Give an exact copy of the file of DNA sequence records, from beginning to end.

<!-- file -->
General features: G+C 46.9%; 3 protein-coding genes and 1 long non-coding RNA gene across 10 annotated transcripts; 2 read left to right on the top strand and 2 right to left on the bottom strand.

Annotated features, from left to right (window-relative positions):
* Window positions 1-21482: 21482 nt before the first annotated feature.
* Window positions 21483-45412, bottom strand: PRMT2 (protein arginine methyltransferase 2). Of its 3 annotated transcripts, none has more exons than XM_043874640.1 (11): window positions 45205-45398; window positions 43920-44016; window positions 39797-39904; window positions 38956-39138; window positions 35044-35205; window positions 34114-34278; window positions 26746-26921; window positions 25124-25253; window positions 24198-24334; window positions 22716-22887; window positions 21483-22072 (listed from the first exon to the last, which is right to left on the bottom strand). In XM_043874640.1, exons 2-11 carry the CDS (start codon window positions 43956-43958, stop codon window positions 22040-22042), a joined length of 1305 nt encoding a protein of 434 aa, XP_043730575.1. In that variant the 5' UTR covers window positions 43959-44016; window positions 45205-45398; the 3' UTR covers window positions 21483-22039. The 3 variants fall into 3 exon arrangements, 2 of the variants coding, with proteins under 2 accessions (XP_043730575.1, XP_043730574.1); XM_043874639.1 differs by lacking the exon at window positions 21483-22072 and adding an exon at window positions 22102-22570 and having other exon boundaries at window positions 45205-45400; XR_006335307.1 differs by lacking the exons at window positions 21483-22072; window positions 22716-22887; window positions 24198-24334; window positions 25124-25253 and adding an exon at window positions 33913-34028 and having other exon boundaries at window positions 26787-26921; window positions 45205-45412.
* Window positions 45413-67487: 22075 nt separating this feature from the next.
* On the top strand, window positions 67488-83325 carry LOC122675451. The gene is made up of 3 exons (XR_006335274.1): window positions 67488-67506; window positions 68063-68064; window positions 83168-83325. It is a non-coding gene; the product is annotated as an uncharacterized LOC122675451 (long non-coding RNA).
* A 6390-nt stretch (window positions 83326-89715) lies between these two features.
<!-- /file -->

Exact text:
General features: G+C 46.9%; 3 protein-coding genes and 1 long non-coding RNA gene across 10 annotated transcripts; 2 read left to right on the top strand and 2 right to left on the bottom strand.

Annotated features, from left to right (window-relative positions):
* Window positions 1-21482: 21482 nt before the first annotated feature.
* Window positions 21483-45412, bottom strand: PRMT2 (protein arginine methyltransferase 2). Of its 3 annotated transcripts, none has more exons than XM_043874640.1 (11): window positions 45205-45398; window positions 43920-44016; window positions 39797-39904; window positions 38956-39138; window positions 35044-35205; window positions 34114-34278; window positions 26746-26921; window positions 25124-25253; window positions 24198-24334; window positions 22716-22887; window positions 21483-22072 (listed from the first exon to the last, which is right to left on the bottom strand). In XM_043874640.1, exons 2-11 carry the CDS (start codon window positions 43956-43958, stop codon window positions 22040-22042), a joined length of 1305 nt encoding a protein of 434 aa, XP_043730575.1. In that variant the 5' UTR covers window positions 43959-44016; window positions 45205-45398; the 3' UTR covers window positions 21483-22039. The 3 variants fall into 3 exon arrangements, 2 of the variants coding, with proteins under 2 accessions (XP_043730575.1, XP_043730574.1); XM_043874639.1 differs by lacking the exon at window positions 21483-22072 and adding an exon at window positions 22102-22570 and having other exon boundaries at window positions 45205-45400; XR_006335307.1 differs by lacking the exons at window positions 21483-22072; window positions 22716-22887; window positions 24198-24334; window positions 25124-25253 and adding an exon at window positions 33913-34028 and having other exon boundaries at window positions 26787-26921; window positions 45205-45412.
* Window positions 45413-67487: 22075 nt separating this feature from the next.
* On the top strand, window positions 67488-83325 carry LOC122675451. The gene is made up of 3 exons (XR_006335274.1): window positions 67488-67506; window positions 68063-68064; window positions 83168-83325. It is a non-coding gene; the product is annotated as an uncharacterized LOC122675451 (long non-coding RNA).
* A 6390-nt stretch (window positions 83326-89715) lies between these two features.